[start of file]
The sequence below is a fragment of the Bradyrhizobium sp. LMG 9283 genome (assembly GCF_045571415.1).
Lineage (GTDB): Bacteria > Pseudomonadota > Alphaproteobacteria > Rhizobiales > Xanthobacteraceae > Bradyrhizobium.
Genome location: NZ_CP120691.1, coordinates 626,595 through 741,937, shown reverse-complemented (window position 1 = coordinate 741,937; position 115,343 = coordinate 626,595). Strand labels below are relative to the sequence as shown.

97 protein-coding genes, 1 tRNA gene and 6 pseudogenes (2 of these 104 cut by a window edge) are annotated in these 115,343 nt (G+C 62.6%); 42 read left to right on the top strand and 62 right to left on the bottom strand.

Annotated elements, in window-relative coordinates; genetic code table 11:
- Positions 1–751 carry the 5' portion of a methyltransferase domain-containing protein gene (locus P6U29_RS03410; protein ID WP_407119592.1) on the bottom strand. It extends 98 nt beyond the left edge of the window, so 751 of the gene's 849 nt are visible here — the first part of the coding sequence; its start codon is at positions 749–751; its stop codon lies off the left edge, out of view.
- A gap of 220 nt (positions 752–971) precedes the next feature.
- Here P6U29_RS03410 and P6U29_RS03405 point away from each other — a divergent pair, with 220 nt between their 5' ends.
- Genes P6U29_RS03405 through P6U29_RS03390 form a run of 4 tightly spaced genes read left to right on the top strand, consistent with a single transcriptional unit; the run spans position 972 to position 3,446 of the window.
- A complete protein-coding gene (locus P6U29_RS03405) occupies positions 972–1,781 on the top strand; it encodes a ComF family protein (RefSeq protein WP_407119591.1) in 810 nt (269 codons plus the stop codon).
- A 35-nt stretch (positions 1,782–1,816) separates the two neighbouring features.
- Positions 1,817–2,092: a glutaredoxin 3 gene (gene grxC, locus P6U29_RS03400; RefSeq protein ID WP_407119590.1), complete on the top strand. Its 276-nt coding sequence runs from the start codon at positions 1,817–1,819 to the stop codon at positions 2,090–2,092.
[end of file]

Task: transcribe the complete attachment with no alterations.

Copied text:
The sequence below is a fragment of the Bradyrhizobium sp. LMG 9283 genome (assembly GCF_045571415.1).
Lineage (GTDB): Bacteria > Pseudomonadota > Alphaproteobacteria > Rhizobiales > Xanthobacteraceae > Bradyrhizobium.
Genome location: NZ_CP120691.1, coordinates 626,595 through 741,937, shown reverse-complemented (window position 1 = coordinate 741,937; position 115,343 = coordinate 626,595). Strand labels below are relative to the sequence as shown.

97 protein-coding genes, 1 tRNA gene and 6 pseudogenes (2 of these 104 cut by a window edge) are annotated in these 115,343 nt (G+C 62.6%); 42 read left to right on the top strand and 62 right to left on the bottom strand.

Annotated elements, in window-relative coordinates; genetic code table 11:
- Positions 1–751 carry the 5' portion of a methyltransferase domain-containing protein gene (locus P6U29_RS03410; protein ID WP_407119592.1) on the bottom strand. It extends 98 nt beyond the left edge of the window, so 751 of the gene's 849 nt are visible here — the first part of the coding sequence; its start codon is at positions 749–751; its stop codon lies off the left edge, out of view.
- A gap of 220 nt (positions 752–971) precedes the next feature.
- Here P6U29_RS03410 and P6U29_RS03405 point away from each other — a divergent pair, with 220 nt between their 5' ends.
- Genes P6U29_RS03405 through P6U29_RS03390 form a run of 4 tightly spaced genes read left to right on the top strand, consistent with a single transcriptional unit; the run spans position 972 to position 3,446 of the window.
- A complete protein-coding gene (locus P6U29_RS03405) occupies positions 972–1,781 on the top strand; it encodes a ComF family protein (RefSeq protein WP_407119591.1) in 810 nt (269 codons plus the stop codon).
- A 35-nt stretch (positions 1,782–1,816) separates the two neighbouring features.
- Positions 1,817–2,092: a glutaredoxin 3 gene (gene grxC, locus P6U29_RS03400; RefSeq protein ID WP_407119590.1), complete on the top strand. Its 276-nt coding sequence runs from the start codon at positions 1,817–1,819 to the stop codon at positions 2,090–2,092.